Over the last couple seasons Blake Griffin and Chris Paul have transformed the Los Angeles Clippers from league doormat into legitimate title contender. Having won the Pacific Division crown in back-to-back seasons and posting an all-time franchise best record of (57-25), the stage had been set for success in the 2014 playoffs to serve as this team’s official coming-out party.
Enter owner Donald Sterling and his big fat racist mouth to spoil the festivity. Wow, this is some seriously bad timing for an organization that’s truly blossoming (at least on the court).
Sterling, among other things, said in a recorded conversation with his girlfriend that she was not to bring black people to his basketball games and that she was not to take photographs of herself with black people either.
These comments are simply the tip of the iceberg in a growing pile of evidence suggesting that Sterling is not only a bit too loose with his tongue, but that he is a full-fledged bigot and ought not be allowed to own an NBA franchise.
How the league will choose to deal with the accusations still remains to be seen, but the growing sentiment is that he must be forced to sell the team. Whether or not this is actually a legal option is for the lawyers to discuss.
Documentation of Sterling’s racist remarks date all the way back to the early 80s. In 1983, a drunk Donald Sterling asked potential head coach Rollie Massimino in an interview, “I wanna know why you think you can coach these niggers.”
In short, to those who know him, these most recent comments hardly come as a surprise. Nevertheless, the fiasco has thrown a massive wrench into the Clippers’ post-season run.
D should be for Defense and not for Distraction.
Players and coaches for the Clippers’ organization have now been put in an extraordinarily awkward “damned if you do, damned if you don’t” position. They don’t want to win for a dickhead, but their own dreams and a season full of hard work are on the line as well.
Young players especially will be looking up to their leader for direction. If any coach can guide his team through such a mess, it’s Doc Rivers. He’s done an incredible job of building a strong rapport with his team.
But with no time to waste, Rivers needs to get his team back on track ASAP.
We’d hate to take anything away from the Golden State Warriors’ effort on Sunday night, but the Clippers were clearly affected by the disruptions. At the very least, the inability to focus was a contributing factor in the 118-97 loss that evened up the series at two games apiece.
Doc Rivers made the unprecedented decision to cancel Monday’s practice for non-basketball reasons. He feels that players need a moment to catch their breath, and he plans on sitting down for a man-to-man talk with each of the guys to make sure that their head is in the right place.
When asked about rebuking Sterling’s invitation for a chat, Rivers had this to say: “I don’t think right now is the time or the place, for me, at least. I just took a pass.”
Save the protests for later.
Prior to Sunday’s Game 4, Clippers players silently protested against their now estranged boss by turning their warm-up shorts inside out to hide the team logo. While it would have been equally inappropriate for players to have made no response at all, there’s no question that a pre-game protest every night from here on out will upset the team’s chances.
Coach Mark Jackson of Golden State is suggesting Clippers and Warriors fans alike boycott Game 5 and leave the teams to play in front of an empty Staples Center. Personally, I don’t think that such a boycott would bring about the desired effect.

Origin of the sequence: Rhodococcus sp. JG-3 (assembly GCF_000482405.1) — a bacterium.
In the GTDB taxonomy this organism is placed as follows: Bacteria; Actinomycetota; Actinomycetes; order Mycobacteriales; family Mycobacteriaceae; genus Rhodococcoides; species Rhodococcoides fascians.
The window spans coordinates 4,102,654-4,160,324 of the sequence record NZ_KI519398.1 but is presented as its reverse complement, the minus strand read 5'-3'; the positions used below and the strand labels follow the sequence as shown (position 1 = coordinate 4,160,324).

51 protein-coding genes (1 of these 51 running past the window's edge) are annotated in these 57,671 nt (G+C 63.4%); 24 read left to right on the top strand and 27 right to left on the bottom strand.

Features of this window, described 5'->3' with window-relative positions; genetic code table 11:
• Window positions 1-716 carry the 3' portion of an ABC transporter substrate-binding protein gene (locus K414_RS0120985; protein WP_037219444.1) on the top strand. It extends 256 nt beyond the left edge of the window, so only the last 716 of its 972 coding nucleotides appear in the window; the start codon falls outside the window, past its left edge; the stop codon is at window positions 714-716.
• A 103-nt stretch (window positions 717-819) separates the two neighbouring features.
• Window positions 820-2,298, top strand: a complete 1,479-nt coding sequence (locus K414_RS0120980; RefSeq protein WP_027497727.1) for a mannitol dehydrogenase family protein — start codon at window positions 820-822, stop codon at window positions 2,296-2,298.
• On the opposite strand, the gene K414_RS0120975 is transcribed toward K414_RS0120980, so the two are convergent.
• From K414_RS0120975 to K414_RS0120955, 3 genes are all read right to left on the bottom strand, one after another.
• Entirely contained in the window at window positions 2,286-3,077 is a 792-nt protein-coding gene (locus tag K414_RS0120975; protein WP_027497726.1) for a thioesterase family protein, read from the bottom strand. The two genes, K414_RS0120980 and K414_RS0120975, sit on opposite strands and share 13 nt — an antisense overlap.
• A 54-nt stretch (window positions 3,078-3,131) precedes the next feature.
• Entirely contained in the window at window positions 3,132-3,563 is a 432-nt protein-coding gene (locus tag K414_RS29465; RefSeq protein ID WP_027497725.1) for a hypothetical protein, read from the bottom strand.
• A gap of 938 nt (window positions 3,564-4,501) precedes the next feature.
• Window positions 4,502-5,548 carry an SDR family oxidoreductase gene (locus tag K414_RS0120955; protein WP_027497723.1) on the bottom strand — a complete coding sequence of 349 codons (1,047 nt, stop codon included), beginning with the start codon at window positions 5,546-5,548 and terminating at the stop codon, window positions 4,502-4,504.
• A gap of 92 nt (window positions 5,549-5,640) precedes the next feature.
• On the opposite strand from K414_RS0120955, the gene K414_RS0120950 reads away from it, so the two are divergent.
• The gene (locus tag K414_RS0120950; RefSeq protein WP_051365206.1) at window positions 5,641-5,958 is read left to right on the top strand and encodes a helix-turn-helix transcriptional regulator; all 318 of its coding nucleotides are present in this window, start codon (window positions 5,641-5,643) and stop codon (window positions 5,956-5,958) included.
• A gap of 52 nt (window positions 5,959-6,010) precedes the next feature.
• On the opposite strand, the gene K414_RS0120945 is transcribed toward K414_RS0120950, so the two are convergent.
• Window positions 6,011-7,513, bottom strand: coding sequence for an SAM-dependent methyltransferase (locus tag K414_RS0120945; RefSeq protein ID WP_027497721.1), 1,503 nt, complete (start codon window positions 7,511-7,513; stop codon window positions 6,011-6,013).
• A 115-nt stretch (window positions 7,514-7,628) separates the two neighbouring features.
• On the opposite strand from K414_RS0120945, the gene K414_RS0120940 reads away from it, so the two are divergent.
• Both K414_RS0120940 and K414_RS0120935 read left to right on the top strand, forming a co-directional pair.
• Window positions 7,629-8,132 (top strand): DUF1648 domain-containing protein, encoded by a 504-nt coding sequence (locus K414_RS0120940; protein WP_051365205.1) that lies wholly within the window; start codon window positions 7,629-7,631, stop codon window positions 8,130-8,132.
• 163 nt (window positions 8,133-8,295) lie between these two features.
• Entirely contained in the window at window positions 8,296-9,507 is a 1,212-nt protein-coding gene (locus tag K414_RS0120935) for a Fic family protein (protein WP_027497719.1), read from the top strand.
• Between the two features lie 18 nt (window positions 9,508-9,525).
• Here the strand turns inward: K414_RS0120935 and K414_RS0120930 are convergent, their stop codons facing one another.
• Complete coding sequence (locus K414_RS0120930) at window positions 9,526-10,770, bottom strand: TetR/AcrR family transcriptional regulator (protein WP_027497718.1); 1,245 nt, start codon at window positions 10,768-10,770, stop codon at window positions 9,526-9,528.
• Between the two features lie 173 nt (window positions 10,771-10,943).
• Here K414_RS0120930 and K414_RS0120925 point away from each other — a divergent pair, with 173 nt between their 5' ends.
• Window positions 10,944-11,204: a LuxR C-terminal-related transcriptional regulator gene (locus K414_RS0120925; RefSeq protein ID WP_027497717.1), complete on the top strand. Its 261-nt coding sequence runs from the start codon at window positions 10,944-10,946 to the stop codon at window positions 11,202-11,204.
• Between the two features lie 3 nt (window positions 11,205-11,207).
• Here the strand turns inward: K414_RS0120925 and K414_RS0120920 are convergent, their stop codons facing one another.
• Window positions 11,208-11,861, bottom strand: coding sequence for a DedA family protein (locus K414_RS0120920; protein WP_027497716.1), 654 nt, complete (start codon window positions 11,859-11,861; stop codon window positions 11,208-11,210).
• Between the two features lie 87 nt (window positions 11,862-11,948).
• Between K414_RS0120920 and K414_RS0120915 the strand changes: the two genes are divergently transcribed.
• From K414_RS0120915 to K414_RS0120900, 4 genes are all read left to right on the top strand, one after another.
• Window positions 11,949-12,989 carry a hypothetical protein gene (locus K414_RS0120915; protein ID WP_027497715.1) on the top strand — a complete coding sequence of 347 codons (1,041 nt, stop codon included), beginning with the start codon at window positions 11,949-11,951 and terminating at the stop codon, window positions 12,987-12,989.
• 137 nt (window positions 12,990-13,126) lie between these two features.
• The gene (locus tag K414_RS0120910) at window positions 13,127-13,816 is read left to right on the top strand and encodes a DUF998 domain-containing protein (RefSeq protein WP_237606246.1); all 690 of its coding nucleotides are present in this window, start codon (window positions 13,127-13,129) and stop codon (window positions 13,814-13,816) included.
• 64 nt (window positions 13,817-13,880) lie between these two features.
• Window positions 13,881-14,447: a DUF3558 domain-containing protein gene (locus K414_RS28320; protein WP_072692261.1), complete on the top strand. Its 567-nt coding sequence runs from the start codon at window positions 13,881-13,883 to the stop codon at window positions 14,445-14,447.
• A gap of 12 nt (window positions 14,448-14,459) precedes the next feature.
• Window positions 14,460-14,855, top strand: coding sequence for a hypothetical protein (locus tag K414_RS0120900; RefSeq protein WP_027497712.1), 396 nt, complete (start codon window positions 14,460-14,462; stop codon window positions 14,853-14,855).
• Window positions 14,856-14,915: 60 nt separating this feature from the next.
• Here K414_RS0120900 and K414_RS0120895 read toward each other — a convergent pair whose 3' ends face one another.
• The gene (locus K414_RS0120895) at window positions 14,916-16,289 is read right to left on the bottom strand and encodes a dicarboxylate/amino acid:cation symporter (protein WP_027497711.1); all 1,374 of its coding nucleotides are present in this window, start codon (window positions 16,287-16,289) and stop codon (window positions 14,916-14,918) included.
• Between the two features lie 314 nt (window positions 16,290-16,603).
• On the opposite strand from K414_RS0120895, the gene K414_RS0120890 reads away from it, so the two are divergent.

The notion of plucking a few bucks from the coffers of a billionaire sounds great in theory, but robbing the fans and more importantly the players of a fairly contested series isn’t worth the ruckus.
Moving forward, who needs to do what to win this series?
Stephen Curry torched the Clippers Sunday night for 33 points, but the Warriors have already proven they can beat the Clippers even without a big night from their star guard.
Los Angeles came into this series a heavy favorite, but with the exception of the 40 point blowout in Game 2, Mark Jackson’s team has held their own. Golden State had to like their chances of pulling off the upset long before the controversy hit the Twittersphere.
Jackson has preached that the Warriors can beat the Clippers by sticking to fundamentals and playing tough defense. Sunday night the Warriors were able to hold the Clippers to just 42.9% shooting after Griffin and Company shot a combined 51.5% in games two and three. Golden State was able to use this defensive pressure to run the fast break. They scored 27 points in the transition game, the most allowed by Los Angeles all season.
A lot of credit has to go to Draymond Green and the incredible job he’s done defensively on Griffin. His success at badgering the Clip’s star forward was rewarded by an insertion into the starting line-up for Game 4. Look for Jackson to start Green again in Game 5, sliding David Lee once again over to center.
The Warriors are riding high on confidence and will be looking to grind down the league’s number one scoring offense (107.9PPG) by playing a tight, trapping defense.
Aside from needing to find a way to overcome mentally, the Clippers can’t rely on Blake Griffin to force shots against well-played defense. Los Angeles will need to slow their game to a playoff pace and be more patient and pass the ball around more when working for good looks at the basket.
In a 2-2 series you can never really call a game “must win”, but a loss tomorrow night at the Staples Center would be a major momentum shift of the pendulum in the direction of the Golden State Warriors.
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